Paws for Thought: What’s the buzz on the “murder” hornet?

The giant Asian hornet, or ‘murder hornet’ as they’re also known in common parlance. Shutterstock

EDITOR’S NOTE: Dr. Janice Mitchell is a veterinarian with Island Animal Hospital and Little Current Veterinary Services.

What’s the buzz on the “murder” hornet?

by Dr. Janice Mitchell

This month’s column will be a different twist from the four-legged creature variety to a public interest story involving the winged insect variety. Since veterinarians are now becoming involved with the health management of the honey bee, any threat to their management is duly noted. This article will focus on the media sensationalized ‘murder’ hornet and give a little more detail about the giant Asian hornet. Information about this non-endemic hornet has been made available to beekeepers through OMAFRA Provincial Apiarist Paul Kozak.

The giant Asian hornet, Vespa mandarinia, is native to temperate regions of Asia, including northern India, China and Japan. It is the largest hornet species in the world. The queen hornet can exceed 4.5 cm in length, and the female workers range from 2.5 to 4.0 cm.

They are identified by their noticeably (and striking I might add) large orange heads and black eyes—you have probably seen their mug shot on the Weather Network. Nests are usually constructed in a cavity in the ground, although they also may occupy a cavity in a tree. Typically, in late summer and fall, hornets begin to prey on honey bees at their nests. An individual hornet can grab and kill dozens of worker honey bees that it then carries back to its nest, chews up and feeds to its larvae. Additionally, a hornet may return to its nest and recruit nest mates to the bee hive it has located. Over the span of a few hours, several dozen hornets may have killed the entire honey bee colony (20,000-30,000 bees) and take over the hive, consuming the larvae and honey for days after. Interestingly, the destruction wrecked by this hornet occurs mainly to the Westernized European honey bee (Apis Mellifera) yet not so much with the wild Japanese honey bee (Apis Cerana Japonica). The Japanese honey bee has co-evolved with this giant and is able to defend its colony much more successfully than its European counterpart who knows no defence mechanisms. The Japanese bees will actually heat a hornet to death by smothering it!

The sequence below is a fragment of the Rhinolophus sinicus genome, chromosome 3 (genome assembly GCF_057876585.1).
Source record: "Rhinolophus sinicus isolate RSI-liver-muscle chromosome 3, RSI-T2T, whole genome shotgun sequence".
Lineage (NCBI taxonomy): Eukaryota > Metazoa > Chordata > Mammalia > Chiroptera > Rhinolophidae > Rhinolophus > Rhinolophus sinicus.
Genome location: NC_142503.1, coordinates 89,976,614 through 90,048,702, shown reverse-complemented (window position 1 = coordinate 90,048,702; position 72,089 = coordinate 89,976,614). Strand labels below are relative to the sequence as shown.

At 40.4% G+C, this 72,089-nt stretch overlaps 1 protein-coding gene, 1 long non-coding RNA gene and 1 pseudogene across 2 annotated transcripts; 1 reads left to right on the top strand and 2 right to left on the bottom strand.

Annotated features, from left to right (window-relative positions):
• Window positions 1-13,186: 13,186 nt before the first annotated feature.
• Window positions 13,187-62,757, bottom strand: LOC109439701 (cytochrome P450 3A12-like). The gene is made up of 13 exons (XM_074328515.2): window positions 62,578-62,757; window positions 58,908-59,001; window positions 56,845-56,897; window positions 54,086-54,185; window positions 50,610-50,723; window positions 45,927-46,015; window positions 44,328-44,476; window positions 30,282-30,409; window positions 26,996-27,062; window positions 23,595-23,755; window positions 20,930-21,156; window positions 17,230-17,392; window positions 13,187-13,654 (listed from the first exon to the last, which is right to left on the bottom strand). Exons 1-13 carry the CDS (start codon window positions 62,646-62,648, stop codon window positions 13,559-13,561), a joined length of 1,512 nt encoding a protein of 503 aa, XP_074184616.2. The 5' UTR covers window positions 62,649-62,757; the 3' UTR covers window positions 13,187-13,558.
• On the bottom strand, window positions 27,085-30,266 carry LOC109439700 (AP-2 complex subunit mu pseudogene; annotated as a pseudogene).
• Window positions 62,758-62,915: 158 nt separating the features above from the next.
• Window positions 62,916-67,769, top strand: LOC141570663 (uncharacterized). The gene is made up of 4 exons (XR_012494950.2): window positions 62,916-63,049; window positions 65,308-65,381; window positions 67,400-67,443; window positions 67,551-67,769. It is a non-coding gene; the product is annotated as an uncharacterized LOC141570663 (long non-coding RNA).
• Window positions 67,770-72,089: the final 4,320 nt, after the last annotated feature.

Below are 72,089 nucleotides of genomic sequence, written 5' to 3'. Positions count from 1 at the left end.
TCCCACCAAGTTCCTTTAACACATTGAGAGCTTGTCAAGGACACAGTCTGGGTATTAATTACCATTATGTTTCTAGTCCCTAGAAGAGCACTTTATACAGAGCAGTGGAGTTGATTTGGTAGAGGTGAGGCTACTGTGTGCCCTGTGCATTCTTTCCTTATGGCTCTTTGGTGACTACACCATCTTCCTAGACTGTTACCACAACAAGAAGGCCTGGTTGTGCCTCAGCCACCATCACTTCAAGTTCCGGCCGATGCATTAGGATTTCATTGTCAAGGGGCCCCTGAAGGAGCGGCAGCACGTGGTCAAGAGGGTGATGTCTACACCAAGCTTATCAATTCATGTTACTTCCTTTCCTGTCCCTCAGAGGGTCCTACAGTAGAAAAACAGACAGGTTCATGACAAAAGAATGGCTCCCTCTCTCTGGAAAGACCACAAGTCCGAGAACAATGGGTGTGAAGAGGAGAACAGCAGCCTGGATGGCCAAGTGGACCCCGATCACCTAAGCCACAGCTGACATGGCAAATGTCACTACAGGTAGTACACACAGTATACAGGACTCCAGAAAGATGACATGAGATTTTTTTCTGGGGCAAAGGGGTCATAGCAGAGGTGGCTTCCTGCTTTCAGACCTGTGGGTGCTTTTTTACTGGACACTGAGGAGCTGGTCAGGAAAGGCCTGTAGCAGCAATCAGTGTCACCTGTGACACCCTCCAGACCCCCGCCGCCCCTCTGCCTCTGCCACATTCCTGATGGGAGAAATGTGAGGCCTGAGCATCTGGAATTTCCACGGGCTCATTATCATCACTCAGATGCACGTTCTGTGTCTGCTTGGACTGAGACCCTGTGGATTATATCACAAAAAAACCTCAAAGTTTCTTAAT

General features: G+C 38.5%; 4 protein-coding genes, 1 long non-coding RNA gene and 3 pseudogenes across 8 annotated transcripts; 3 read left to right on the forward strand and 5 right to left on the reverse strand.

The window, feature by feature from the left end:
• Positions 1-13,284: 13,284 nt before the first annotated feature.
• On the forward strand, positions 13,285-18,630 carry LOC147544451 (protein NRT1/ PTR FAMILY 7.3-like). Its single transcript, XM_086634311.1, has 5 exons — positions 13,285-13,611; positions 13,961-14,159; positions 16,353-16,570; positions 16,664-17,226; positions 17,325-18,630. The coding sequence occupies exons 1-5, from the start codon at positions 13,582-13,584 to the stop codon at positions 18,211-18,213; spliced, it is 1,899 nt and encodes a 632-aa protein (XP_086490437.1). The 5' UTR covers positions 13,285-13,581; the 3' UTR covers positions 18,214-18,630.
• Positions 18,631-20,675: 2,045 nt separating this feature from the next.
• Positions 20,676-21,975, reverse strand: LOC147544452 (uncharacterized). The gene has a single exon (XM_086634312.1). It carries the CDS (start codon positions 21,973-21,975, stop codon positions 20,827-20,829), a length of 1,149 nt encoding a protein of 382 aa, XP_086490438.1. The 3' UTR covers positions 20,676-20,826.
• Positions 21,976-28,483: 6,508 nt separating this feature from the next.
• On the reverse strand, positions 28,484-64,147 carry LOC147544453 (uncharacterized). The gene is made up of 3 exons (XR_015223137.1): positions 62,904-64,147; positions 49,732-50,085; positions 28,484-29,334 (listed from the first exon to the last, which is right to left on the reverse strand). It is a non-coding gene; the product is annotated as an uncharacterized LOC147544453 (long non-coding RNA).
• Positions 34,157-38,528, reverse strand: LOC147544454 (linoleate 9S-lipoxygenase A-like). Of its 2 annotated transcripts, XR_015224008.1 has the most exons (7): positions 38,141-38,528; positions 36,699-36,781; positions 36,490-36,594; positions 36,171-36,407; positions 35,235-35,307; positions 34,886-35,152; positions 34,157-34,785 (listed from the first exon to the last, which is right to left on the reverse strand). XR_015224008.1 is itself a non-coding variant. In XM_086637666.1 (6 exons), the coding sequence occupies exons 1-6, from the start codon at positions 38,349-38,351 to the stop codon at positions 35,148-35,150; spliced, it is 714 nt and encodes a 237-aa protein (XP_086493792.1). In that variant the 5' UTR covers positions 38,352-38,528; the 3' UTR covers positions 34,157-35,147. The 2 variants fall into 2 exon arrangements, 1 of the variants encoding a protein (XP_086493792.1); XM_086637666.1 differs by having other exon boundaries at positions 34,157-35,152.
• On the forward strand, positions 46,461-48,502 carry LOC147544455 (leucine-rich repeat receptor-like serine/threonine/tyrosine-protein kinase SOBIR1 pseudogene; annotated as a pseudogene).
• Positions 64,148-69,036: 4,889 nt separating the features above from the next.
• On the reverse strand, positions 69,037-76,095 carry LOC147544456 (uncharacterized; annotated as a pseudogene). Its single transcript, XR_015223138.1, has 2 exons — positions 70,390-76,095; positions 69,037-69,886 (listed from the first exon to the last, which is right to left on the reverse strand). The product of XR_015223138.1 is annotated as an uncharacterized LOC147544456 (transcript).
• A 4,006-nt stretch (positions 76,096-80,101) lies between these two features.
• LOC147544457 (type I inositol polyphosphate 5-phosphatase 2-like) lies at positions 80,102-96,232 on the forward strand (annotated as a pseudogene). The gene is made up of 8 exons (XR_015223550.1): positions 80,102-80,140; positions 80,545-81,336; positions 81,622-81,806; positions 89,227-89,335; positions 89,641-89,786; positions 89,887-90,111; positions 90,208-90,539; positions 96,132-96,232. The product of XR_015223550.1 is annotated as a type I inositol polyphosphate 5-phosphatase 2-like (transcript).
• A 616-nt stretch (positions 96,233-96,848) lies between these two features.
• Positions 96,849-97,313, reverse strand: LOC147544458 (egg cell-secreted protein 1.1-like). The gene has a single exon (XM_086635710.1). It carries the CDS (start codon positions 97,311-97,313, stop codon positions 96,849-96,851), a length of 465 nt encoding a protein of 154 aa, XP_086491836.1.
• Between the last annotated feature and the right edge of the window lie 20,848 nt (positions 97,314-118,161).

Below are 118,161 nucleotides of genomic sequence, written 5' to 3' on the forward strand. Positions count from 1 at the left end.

The giant Asian hornet can also be a painful threat to humans, companion animals and livestock who may disturb and accidentally walk on its nest, similar to any other hornet. The normal beekeeper protective suits are not protective against their sting as a much thicker material would be needed to be preventive. Apparently, the sensation caused by an encounter with these insects is described as “having red hot thumbtacks driven into the flesh,” according to a BC entomologist and beekeeper involved in the Nanaimo hornet covert ‘sting’ operation.

The good news is that there are no reports of this hornet in Ontario. The only detections in North America have been in BC (August 2019 Nanaimo and November 2019 White Rock) and Washington State. If V. mandarinia gets a toe-hold in North America it could be very difficult or impossible to eradicate. It is thought that it will have an impact on honey bee populations in North America however the degree is not known. It may do well in parts of North America south of BC, however it is not known how hardy it will be for other areas with a more typical Canadian winter. It is not thought to spread by honey bee colonies, but rather equipment or transportation—trucks and freight.

As a result, plans are currently being made to monitor the presence of these wasps in BC, working with various agencies and organizations including local government and beekeeper associations. The BC monitoring program currently being developed includes baiting these hornets and then catching them. The nests will be located by following caught hornets that have been marked by either attached streamers or those that have been radio tagged. The nests will then be eradicated using carbon dioxide. Local beekeepers are also requested to monitor their colonies closely for hornet visits and help track the spread of the giant hornet by following the “slap, snap, zap and wrap” method. If one can do so safely, Canadians who think they’ve encountered the insect are to kill it by slapping it with a stick, snapping a photo and then “zapping” it in an email to the Invasive Species Council of BC, followed by wrapping it in plastic and freezing it in case a sample is needed. As well, the CFIA Plant Health group are putting together a border lookout for Canadian Border Services Agency to carefully inspect stages of hornets mostly from the East—Asia and Russia.

For the Joe Shorthouses out there (kudos to our paper’s contributing entomologist), I recommend the informative following documentary, by BBC’s Natural World titled ‘Buddha Bees and the Giant Hornet Queen.’ I promise you it is more interesting than Netflix’s ‘Tiger King.’